We hadn't found it. Instead, we drank at an Irish pub, dined at an overpriced, crowded, trendy Italian joint. Not bad, but not transcendent, either.
Why Wendy was drawn to the Liberty Hotel, visible each day as the train rose up to cross the river, I don't know. It was detached from any neighborhood, and attached to a hospital. Its brownish grey facade seemed cold against the steel grey sky. But drawn to it we were. Which is a good thing. The lobby was the inside of a colonial-era jail, and it was truly grand. The bar, called Clink, offered sumptuous couches and an equally sumptuous bartender. We settled in.
A few hours later, we found ourselves in the kitchen of a corporate lawyer, cooking carne asada in various stages of undress and carnality.
And it all started with gin. Hendricks, to be precise. Which is funny, because normally I'm a Bombay Sapphire guy (which causes gin afficianados' livers to pucker up and cringe -- the NY Times called it a "neurotic" gin. Pshaw.). The martini was called the Classic Twist, a delightfully cool concoction of Hendricks, muddled cucumber, black pepper and perhaps some vermouth, all shaken quite beautifully by the aforementioned bartender.
I sipped it, and spoke effusively about a talk I had heard that day about the importance of storytellers in every tribe, community, society. I almost cried, in fact -- maybe it was the words, maybe the martini. Wendy gulped French Kisses -- vodka, chambord, champagne. She delighted in asking the waitress, quite seductively, for another french kiss.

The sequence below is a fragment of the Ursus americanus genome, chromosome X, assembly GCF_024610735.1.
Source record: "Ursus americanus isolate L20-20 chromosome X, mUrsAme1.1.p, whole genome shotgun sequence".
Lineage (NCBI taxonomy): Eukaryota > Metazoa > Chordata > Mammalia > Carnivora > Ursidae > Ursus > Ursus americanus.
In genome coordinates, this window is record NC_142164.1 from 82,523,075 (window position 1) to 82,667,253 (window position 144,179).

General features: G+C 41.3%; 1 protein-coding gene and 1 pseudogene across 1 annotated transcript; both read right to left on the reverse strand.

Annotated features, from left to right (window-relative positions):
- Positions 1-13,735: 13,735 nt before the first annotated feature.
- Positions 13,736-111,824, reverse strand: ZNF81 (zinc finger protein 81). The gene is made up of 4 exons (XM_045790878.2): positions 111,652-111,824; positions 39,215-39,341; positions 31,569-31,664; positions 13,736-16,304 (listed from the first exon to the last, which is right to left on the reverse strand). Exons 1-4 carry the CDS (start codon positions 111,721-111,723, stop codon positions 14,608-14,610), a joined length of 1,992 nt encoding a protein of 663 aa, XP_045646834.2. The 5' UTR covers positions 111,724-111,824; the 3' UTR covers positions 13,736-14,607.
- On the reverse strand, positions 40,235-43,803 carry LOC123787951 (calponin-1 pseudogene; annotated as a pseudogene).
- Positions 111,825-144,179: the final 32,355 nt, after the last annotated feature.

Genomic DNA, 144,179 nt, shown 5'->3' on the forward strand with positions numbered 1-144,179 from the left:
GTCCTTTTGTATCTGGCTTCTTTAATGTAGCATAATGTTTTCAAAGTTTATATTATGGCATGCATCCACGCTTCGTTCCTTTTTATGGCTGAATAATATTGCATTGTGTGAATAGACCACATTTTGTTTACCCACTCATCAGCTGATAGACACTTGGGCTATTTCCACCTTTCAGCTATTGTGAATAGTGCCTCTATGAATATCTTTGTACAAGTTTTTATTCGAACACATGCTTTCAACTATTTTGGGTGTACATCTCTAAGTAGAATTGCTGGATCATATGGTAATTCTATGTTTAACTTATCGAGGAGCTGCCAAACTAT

I was about to order a second twist. After all, they say a martini is like a woman's breast: One is not enough, three is too many. But before I could call the waitress over, the couple approached our table. He, a sturdy guy, self-conscious scruff, foreign accent; she, long blonde hair, lips shaped like a heart. We chatted. We drank some more. All four of us left together.
I would not need another Classic Twist. And later that night, I would discover that the saying about martinis and breasts is sometimes wrong, on both counts.
Stick around, and perhaps I'll finish the story sometime. In the meantime, I'll be blogging semiregularly here at gin + gelato (I'm of the slow blogging school, I'm afraid). And here's what this blog will include:
- chronicles of our journey to find the world's best gelato/ice cream;
- recipes from our attempts to create the same;
- musings on gin, and cocktail formulas;
- short fiction (in the hopes that you'll not only read it, but that artists in other media will steal my work and use it in other forms -- like make movies out of it);
- explorations of the intersection between the rational and the hedonistic;
- pointers and commentary on other artists, websites, blogs, etc.
And please: enjoy.